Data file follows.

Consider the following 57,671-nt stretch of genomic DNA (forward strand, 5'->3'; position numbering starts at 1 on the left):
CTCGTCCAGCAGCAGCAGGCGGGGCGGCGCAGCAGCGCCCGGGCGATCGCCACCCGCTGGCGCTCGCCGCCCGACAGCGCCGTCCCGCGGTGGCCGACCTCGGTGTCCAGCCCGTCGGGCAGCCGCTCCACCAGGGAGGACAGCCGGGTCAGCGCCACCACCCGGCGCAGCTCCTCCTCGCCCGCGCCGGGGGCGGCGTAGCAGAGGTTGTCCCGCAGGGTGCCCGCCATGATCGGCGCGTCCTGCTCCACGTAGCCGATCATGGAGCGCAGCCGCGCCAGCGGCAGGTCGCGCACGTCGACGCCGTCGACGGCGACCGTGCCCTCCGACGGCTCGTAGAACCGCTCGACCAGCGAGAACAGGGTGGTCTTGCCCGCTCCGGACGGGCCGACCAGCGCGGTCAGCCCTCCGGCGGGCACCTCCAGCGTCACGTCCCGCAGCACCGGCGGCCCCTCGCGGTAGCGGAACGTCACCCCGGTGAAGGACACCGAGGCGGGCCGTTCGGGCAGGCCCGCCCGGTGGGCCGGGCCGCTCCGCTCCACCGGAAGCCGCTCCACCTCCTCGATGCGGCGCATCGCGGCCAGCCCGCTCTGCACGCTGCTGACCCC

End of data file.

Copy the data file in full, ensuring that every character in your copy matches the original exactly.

Consider the following 57,671-nt stretch of genomic DNA (forward strand, 5'->3'; position numbering starts at 1 on the left):
CTCGTCCAGCAGCAGCAGGCGGGGCGGCGCAGCAGCGCCCGGGCGATCGCCACCCGCTGGCGCTCGCCGCCCGACAGCGCCGTCCCGCGGTGGCCGACCTCGGTGTCCAGCCCGTCGGGCAGCCGCTCCACCAGGGAGGACAGCCGGGTCAGCGCCACCACCCGGCGCAGCTCCTCCTCGCCCGCGCCGGGGGCGGCGTAGCAGAGGTTGTCCCGCAGGGTGCCCGCCATGATCGGCGCGTCCTGCTCCACGTAGCCGATCATGGAGCGCAGCCGCGCCAGCGGCAGGTCGCGCACGTCGACGCCGTCGACGGCGACCGTGCCCTCCGACGGCTCGTAGAACCGCTCGACCAGCGAGAACAGGGTGGTCTTGCCCGCTCCGGACGGGCCGACCAGCGCGGTCAGCCCTCCGGCGGGCACCTCCAGCGTCACGTCCCGCAGCACCGGCGGCCCCTCGCGGTAGCGGAACGTCACCCCGGTGAAGGACACCGAGGCGGGCCGTTCGGGCAGGCCCGCCCGGTGGGCCGGGCCGCTCCGCTCCACCGGAAGCCGCTCCACCTCCTCGATGCGGCGCATCGCGGCCAGCCCGCTCTGCACGCTGCTGACCCC